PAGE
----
May 28, 2016 09:36 AM

Japan at Nature's Edge

If Nature were human, we would wonder at the cruel irony of its setting the Fort McMurray fires that in May 2016 struck at the heart of Canada's oil production, shutting down petroleum extraction in the country's tar sands heartland, a place that even by the standards of a messy industry is at the far, very bad end of the environmental spectrum.

If we wanted to continue thinking of Nature as anthropomorphic, perhaps even thinking of her as Mother Nature, we would also wonder at the even crueler irony of an earthquake off the coast of Japan in March 2011 that led to the meltdown of three nuclear reactors at Fukushima. The incident was, excepting the 1986 meltdown at Chernobyl, the most serious civilian nuclear accident ever. These triple meltdowns, whose toll of death and suffering remains unclear, occurred in a country that was the subject of the only two atomic bomb attacks in history, on Hiroshima and Nagasaki, in 1945.

Nature is not a person, of course, and our attempts to anthropomorphize environmental forces is dangerous.

But just what is "nature" or the "environment" and how should we think about it in this new age? Environmental history examines the dynamic interplay between humans and the non-human environment, whether that be earthquakes, climate change or our relationship with dolphins (do we hunt them, put them in watery zoos, or use them to frame how we see Japan and the Japanese?). Japan at Nature's Edge: The Environmental Context of a Global Power is an eclectic collection of essays that challenge conventional thinking about Japanese ideas of nature as well as attempting to make sense of the triple disaster of March 2011's earthquake, tsunami, and nuclear meltdown. This book is something of a hybrid, as most of the chapters consist of papers that were presented at a conference before the triple-shock of March 2011, but the work is richer for them.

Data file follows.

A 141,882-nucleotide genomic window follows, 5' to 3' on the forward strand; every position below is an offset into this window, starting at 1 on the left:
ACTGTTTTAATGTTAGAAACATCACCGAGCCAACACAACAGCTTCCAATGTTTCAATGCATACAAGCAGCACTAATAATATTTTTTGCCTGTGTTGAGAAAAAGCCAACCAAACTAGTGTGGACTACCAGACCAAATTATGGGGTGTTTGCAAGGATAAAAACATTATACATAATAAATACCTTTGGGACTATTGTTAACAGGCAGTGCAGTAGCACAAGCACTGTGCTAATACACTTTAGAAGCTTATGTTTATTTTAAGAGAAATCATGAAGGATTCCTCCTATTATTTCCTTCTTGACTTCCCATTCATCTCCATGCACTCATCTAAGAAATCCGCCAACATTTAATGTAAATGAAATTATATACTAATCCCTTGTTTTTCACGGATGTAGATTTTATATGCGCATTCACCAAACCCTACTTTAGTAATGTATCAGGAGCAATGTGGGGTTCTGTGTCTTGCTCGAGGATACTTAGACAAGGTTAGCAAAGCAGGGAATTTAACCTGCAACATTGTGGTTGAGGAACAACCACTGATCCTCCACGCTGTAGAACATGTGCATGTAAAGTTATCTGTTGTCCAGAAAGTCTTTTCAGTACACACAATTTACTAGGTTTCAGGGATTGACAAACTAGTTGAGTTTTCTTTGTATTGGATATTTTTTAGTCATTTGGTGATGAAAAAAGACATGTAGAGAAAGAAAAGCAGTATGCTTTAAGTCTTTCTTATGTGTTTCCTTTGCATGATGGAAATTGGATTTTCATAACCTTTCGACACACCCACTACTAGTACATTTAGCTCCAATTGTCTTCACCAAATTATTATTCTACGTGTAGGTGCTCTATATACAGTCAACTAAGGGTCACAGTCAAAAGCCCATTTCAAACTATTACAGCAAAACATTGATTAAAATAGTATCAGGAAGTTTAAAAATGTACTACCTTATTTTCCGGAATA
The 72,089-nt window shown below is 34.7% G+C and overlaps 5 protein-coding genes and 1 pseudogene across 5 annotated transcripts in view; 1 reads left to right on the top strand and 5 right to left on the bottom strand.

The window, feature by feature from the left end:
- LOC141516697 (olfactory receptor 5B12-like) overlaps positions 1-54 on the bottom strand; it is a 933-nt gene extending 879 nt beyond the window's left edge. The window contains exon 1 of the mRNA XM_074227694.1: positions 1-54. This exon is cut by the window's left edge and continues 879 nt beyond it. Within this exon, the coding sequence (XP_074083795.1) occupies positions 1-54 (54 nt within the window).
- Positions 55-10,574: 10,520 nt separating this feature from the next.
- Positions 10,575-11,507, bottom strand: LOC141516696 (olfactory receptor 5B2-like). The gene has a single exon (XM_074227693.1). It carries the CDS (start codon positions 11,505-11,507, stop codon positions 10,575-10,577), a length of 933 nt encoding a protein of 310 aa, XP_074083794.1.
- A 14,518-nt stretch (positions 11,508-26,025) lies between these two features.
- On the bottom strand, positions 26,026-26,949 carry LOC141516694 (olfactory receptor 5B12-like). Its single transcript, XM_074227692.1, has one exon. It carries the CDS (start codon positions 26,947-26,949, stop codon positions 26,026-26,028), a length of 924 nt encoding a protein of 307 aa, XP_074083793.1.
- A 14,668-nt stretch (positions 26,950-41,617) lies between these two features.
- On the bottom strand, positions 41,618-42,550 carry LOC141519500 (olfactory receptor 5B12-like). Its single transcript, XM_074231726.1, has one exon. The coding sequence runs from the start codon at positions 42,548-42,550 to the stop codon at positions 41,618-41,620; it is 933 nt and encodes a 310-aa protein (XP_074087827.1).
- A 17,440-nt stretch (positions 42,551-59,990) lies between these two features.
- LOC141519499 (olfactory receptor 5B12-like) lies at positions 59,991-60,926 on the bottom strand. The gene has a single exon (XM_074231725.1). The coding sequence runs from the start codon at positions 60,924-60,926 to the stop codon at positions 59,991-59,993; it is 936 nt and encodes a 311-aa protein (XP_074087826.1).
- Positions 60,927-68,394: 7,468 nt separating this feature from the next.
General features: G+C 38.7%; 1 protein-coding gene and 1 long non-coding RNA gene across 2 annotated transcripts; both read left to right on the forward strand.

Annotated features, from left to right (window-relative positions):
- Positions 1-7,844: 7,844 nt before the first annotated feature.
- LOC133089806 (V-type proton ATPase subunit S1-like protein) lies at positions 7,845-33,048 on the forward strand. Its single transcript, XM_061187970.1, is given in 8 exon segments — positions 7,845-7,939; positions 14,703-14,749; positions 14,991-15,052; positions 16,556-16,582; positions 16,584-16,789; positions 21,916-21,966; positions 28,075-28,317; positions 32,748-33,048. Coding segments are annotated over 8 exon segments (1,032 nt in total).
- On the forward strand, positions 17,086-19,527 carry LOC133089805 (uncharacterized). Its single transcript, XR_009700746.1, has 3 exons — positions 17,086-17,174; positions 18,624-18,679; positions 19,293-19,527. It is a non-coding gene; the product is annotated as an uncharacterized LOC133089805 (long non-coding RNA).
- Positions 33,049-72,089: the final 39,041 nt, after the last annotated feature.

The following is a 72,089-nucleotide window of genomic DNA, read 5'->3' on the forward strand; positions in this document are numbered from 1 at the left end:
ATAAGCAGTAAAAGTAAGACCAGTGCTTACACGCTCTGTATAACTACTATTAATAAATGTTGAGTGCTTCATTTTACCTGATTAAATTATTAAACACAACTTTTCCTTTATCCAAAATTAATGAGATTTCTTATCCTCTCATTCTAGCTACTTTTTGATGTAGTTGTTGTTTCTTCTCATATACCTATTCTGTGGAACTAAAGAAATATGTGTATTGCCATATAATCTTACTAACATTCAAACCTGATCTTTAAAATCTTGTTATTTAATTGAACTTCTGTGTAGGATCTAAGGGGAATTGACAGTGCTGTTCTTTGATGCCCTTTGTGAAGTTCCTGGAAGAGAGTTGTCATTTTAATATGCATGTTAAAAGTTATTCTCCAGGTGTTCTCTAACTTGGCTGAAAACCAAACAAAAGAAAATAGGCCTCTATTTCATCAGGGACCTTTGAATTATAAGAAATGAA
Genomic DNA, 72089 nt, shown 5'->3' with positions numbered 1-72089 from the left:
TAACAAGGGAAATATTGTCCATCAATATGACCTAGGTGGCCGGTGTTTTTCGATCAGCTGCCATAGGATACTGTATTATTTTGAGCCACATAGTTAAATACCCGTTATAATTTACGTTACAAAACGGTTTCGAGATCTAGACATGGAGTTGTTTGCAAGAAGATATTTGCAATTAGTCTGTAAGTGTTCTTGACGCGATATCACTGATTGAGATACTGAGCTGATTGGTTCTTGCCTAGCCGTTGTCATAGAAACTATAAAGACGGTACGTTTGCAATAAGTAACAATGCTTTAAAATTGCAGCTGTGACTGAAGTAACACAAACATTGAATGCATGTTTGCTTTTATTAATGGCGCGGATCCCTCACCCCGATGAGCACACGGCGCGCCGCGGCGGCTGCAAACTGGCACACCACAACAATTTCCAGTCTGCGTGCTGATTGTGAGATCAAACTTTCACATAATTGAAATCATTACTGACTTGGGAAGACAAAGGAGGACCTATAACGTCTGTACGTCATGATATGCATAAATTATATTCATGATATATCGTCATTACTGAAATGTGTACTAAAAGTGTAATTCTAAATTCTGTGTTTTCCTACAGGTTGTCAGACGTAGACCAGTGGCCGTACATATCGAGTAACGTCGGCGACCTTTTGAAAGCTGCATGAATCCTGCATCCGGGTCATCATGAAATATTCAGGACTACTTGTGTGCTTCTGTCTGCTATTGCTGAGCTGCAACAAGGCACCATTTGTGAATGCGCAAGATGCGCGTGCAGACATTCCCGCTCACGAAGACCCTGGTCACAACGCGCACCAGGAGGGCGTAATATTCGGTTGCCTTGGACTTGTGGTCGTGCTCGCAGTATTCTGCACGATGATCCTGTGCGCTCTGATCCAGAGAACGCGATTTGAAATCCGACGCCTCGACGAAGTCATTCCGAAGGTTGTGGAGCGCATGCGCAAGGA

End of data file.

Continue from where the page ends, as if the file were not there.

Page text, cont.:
The age of the Holocene, the 11,700 years since the end of the last great Ice Age, seems to be ending, or at the very least giving way to one in which global climate and environment is increasingly shaped by human activities. The relatively warm and fairly consistent global climate is giving way to one where human actions – notably in the form of greenhouse gas emissions – are interacting with climate on a planetary scale.